Benjamin Grosvenor - Westcliffe-on-Sea, Essex - UK

Benjamin Grosvenor was a finalist in the BBC Young Musician of the Year aged just 11, which he followed this year (2011) by  becoming the youngest-ever soloist in the history of the BBC Proms when he plays Liszt's Second Piano Concerto on the opening night. Furthermore,  he just signed a deal with Decca as their youngest-ever artist. 

"My mother tried to start me when I was five, but I couldn't be bothered. I only began practising seriously when my friends at school started to play, and I thought, 'they're not going to get better than me!'"

Benji's mother taught him until he was nine. "She realised I had a gift for music when I was eight and I could play a Chopin waltz with more of a feeling for conveying emotion in the music than her 17- or 18-year-old pupils. But I don't have any particular early memories of the piano," he said.
Benji's  inspirations don't come from today's pianists. "I've become disillusioned with how people play these days. If you compare the way people perform Mozart now with, say, Lili Kraus's recordings, or Schnabel's Beethoven with today's players – today, things are so much blander and more boring.

They were each so unique back then." His favourite - "Probably Horowitz, but there are so many: Cziffra, Rosenthal, Cortot, Cherkassky, Moiseiwitsch. Maybe it's because of recording and the pressure to make things note-perfect, or the influence of competitions, but we've lost touch with that tradition of playing, with its imagination and expression."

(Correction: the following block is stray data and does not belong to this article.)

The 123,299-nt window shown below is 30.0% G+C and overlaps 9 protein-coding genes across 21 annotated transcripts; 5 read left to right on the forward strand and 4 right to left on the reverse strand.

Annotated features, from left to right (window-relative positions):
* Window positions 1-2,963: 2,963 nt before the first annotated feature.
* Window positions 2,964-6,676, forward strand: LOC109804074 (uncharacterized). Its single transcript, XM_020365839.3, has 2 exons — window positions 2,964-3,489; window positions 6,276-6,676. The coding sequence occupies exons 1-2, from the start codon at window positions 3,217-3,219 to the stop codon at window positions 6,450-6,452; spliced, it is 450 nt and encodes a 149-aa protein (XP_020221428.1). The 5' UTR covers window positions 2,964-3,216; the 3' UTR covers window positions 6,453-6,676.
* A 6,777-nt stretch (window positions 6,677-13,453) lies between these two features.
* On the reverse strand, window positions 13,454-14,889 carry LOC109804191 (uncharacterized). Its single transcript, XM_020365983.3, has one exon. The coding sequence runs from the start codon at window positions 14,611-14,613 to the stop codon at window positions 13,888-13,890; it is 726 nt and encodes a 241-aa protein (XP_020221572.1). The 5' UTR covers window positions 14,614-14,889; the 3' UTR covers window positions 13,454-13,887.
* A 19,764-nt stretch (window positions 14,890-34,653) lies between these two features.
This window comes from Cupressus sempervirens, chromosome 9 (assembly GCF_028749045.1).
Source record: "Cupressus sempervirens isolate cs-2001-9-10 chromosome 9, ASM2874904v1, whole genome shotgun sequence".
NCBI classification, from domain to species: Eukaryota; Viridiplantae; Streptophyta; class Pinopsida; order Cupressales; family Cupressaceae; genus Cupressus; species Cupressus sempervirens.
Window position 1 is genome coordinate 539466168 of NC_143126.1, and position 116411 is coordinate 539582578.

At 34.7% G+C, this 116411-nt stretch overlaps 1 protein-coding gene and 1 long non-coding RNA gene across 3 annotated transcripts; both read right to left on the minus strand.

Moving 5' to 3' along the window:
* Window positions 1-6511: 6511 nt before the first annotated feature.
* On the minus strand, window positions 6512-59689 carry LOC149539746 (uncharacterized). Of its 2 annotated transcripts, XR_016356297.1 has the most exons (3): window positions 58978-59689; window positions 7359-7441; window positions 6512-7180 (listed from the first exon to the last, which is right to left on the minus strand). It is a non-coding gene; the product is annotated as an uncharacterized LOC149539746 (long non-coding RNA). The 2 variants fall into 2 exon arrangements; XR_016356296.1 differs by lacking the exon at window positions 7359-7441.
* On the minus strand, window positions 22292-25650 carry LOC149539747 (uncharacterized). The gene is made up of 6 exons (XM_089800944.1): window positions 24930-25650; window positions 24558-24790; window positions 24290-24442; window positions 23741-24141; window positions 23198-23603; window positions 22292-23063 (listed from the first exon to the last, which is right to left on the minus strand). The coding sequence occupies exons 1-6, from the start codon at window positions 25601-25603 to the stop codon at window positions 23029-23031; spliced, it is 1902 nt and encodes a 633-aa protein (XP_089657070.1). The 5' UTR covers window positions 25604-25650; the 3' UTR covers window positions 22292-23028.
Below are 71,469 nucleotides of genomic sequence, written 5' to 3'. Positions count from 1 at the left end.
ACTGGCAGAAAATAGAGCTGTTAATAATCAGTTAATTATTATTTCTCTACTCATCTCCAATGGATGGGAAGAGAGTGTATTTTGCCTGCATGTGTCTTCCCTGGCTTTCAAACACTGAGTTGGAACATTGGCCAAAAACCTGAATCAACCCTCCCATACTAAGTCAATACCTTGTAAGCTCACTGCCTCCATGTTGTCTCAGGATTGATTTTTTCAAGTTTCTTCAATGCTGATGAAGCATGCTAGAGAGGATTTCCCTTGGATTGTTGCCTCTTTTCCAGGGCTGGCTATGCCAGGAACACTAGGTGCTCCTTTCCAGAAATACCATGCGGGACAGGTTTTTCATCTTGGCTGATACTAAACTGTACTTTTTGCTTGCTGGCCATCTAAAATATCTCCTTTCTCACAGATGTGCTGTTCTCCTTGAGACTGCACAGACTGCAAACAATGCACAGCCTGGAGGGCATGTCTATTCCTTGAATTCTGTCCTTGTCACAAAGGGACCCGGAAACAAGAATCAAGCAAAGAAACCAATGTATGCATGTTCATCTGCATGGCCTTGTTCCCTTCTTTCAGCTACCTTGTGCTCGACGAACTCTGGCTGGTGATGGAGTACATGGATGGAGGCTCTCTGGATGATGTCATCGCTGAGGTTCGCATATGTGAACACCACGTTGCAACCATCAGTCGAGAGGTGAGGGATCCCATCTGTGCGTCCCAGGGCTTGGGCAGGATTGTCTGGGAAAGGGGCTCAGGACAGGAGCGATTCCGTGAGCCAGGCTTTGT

Maybe neither the Alfred Brendel  nor the flashy Lang Lang brand of pianism would interest him as much as the older generation. He admits to being fascinated by Chinese sensation Yuja Wang's repeated octave-runs, but really, "it's with the old dead guys" of the bygone age. Their fearlessness is what he aspires to, even if it means doing things the composer didn't write. "If you presented any composer with their music in a completely different way from what they wrote, but it was incredibly effective, they would be flattered. And with most of the composers I play, there's even less of an obligation, because they're dead. They're not ever going to hear it."

Below: Benji aged 11 competing for the BBC Young Musician of the Year Contest 2004.

 Carl Vine - 5 Bagatelles

 Scarlatti - 2 Sonatas

Below: BBC Proms 2011 - Liszt Concerto No 2 in A Major - Pt 1.

 Liszt Concerto No 2 in A Major - Pt 2.


 Gershwin/Grainger - Love Walked In

   Brahms - Hungarian Dance No. 5

  Imagine Being A Concert Pianist - BBC Doc

Interview with BBC Radio 3 New Generation Artist. The BBC Radio 3 New Generation Artists scheme is now in its 11th year. As part of the BBC's commitment to developing and nuturing young talent this highly successful scheme has helped to launch some of today's most brilliant young classical and jazz musicians. The scheme offers them the chance to make recordings for radio and CD, work with the BBC's Performing Groups and perform live at events including the BBC Proms. For full details of current and former artists visit

 Ravel Piano Concerto in G

Mvt. 1

Mvt 2 

Mvt 3

   Morton Gould Boogie Woogie Etude - 9.X.11

 Benji plays Liszt - open air in Hyde Park

    Moszkowski's Caprice Espagnol